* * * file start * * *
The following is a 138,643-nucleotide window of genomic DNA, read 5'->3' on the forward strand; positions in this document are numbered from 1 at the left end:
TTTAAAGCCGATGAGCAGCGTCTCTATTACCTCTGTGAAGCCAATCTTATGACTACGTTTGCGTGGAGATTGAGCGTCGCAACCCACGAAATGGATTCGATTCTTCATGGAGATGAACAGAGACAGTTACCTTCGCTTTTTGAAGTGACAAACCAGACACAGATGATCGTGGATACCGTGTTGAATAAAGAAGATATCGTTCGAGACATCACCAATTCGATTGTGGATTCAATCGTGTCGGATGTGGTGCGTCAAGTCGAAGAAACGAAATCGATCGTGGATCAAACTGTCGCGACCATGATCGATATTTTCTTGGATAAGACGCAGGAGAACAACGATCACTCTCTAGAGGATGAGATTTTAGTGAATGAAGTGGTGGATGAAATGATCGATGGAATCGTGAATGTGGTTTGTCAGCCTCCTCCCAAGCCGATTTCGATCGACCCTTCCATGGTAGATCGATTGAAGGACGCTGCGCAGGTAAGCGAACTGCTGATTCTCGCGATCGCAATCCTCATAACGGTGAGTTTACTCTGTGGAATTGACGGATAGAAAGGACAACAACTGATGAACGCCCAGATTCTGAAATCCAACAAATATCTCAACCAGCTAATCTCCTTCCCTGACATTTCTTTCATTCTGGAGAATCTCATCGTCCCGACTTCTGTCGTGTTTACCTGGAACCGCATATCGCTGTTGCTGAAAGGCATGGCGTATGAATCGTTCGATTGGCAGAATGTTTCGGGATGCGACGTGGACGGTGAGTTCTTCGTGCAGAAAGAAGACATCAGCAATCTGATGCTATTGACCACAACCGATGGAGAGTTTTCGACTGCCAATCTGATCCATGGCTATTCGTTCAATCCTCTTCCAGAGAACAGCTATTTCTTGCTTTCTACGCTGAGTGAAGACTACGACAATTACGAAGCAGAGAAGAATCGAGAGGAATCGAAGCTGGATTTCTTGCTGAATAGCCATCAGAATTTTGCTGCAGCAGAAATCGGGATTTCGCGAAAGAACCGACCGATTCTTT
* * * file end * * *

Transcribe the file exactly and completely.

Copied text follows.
The following is a 138,643-nucleotide window of genomic DNA, read 5'->3' on the forward strand; positions in this document are numbered from 1 at the left end:
TTTAAAGCCGATGAGCAGCGTCTCTATTACCTCTGTGAAGCCAATCTTATGACTACGTTTGCGTGGAGATTGAGCGTCGCAACCCACGAAATGGATTCGATTCTTCATGGAGATGAACAGAGACAGTTACCTTCGCTTTTTGAAGTGACAAACCAGACACAGATGATCGTGGATACCGTGTTGAATAAAGAAGATATCGTTCGAGACATCACCAATTCGATTGTGGATTCAATCGTGTCGGATGTGGTGCGTCAAGTCGAAGAAACGAAATCGATCGTGGATCAAACTGTCGCGACCATGATCGATATTTTCTTGGATAAGACGCAGGAGAACAACGATCACTCTCTAGAGGATGAGATTTTAGTGAATGAAGTGGTGGATGAAATGATCGATGGAATCGTGAATGTGGTTTGTCAGCCTCCTCCCAAGCCGATTTCGATCGACCCTTCCATGGTAGATCGATTGAAGGACGCTGCGCAGGTAAGCGAACTGCTGATTCTCGCGATCGCAATCCTCATAACGGTGAGTTTACTCTGTGGAATTGACGGATAGAAAGGACAACAACTGATGAACGCCCAGATTCTGAAATCCAACAAATATCTCAACCAGCTAATCTCCTTCCCTGACATTTCTTTCATTCTGGAGAATCTCATCGTCCCGACTTCTGTCGTGTTTACCTGGAACCGCATATCGCTGTTGCTGAAAGGCATGGCGTATGAATCGTTCGATTGGCAGAATGTTTCGGGATGCGACGTGGACGGTGAGTTCTTCGTGCAGAAAGAAGACATCAGCAATCTGATGCTATTGACCACAACCGATGGAGAGTTTTCGACTGCCAATCTGATCCATGGCTATTCGTTCAATCCTCTTCCAGAGAACAGCTATTTCTTGCTTTCTACGCTGAGTGAAGACTACGACAATTACGAAGCAGAGAAGAATCGAGAGGAATCGAAGCTGGATTTCTTGCTGAATAGCCATCAGAATTTTGCTGCAGCAGAAATCGGGATTTCGCGAAAGAACCGACCGATTCTTT